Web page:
Neo-Nazi Told to Read Literature to Avoid Jail Will Have His Sentence Reviewed

The Court of Appeal will step in after Ben John was spared a potential 15-year sentence for possessing information likely to be useful for an act of terror.
September 29, 2021, 2:44pm

A controversial sentence that led to a neo-Nazi being ordered to read classic English literature rather than sent to jail is to be reviewed.

Ben John, a 21-year-old right-wing extremist, was convicted by a jury last month of possessing information likely to be useful for preparing an act of terror. The charge, laid after police found bomb-making instructions along with tens of thousands of white supremacist and anti-Semitic documents on John’s computer, carried a maximum jail sentence of 15 years. 


But in sentencing, Judge Timothy Spencer QC spared John from prison, handing him a two-year suspended sentence. He advised John to read classic English literature, rather than extremist propaganda, and to return to court in January to be “tested” on the material.

“Have you read Dickens? Austen? Start with Pride and Prejudice and Dickens’ A Tale of Two Cities. Shakespeare’s Twelfth Night. Think about Hardy. Think about Trollope,” said the judge.

On Tuesday, the Attorney General’s Office said the sentence had been referred to the Court of Appeal, as it appeared "unduly lenient.”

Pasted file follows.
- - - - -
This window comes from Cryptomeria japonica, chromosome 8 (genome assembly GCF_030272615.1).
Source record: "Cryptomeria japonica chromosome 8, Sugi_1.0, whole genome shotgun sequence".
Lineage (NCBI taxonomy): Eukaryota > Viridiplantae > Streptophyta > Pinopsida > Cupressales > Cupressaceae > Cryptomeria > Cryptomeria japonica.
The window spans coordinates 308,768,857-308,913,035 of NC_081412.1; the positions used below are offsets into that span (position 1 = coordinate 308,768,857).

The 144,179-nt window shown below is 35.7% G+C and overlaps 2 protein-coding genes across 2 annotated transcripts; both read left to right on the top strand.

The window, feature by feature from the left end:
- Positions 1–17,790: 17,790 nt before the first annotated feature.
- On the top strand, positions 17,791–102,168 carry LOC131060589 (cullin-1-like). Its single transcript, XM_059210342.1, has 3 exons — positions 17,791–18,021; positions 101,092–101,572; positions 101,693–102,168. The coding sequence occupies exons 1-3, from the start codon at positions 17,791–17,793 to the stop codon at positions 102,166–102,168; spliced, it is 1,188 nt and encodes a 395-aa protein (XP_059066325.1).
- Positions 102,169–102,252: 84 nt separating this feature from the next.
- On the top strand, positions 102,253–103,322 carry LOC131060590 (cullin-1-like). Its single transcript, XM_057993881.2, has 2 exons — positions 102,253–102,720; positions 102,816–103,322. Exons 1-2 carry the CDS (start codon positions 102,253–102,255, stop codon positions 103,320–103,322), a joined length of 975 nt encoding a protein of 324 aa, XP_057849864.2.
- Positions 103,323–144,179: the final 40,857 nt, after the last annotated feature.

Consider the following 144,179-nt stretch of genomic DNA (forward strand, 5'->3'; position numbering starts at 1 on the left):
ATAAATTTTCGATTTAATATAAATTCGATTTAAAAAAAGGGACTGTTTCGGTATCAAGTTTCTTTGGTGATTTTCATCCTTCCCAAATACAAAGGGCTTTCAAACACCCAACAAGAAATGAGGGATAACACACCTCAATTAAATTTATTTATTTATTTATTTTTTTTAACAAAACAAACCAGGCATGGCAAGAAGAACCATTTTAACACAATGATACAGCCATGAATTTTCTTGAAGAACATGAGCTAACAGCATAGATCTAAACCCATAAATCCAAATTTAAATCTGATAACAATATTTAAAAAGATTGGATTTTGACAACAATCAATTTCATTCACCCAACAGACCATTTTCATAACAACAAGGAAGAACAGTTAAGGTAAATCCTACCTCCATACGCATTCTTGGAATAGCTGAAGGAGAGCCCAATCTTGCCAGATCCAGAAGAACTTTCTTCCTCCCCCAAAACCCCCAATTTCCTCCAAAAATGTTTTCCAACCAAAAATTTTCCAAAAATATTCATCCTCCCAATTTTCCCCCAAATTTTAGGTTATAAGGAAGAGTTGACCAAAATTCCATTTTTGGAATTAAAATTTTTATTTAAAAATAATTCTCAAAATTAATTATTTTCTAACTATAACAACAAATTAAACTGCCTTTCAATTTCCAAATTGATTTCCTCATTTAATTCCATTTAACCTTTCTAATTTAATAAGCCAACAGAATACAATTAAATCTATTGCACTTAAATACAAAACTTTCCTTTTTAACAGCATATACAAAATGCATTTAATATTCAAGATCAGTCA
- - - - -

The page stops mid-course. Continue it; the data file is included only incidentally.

"It is now for the court to decide whether to increase the sentence,” said a spokesperson.

The initial sentence drew criticism from UK anti-fascist group Hope Not Hate, which said it failed to take the threat of far-right terrorism seriously, and asked for it to be reviewed.

"This sentence is sending a message that violent right-wing extremists may be treated leniently by the courts,” read an open letter written by the group's chief executive, Nick Lowles.

Lowles told VICE World News at the time that the John case was just the latest example of judges apparently failing to take far-right terrorism seriously. 

It followed another case in November, in which 18-year-old neo-Nazi Harry Vaughan, was sentenced to two years detention in a young offenders' institution, suspended for two years, after pleading guilty to 12 counts of possessing documents useful to a terrorist, one count of encouraging terrorism, and one of disseminating terrorist publications, as well as two counts of possessing indecent images.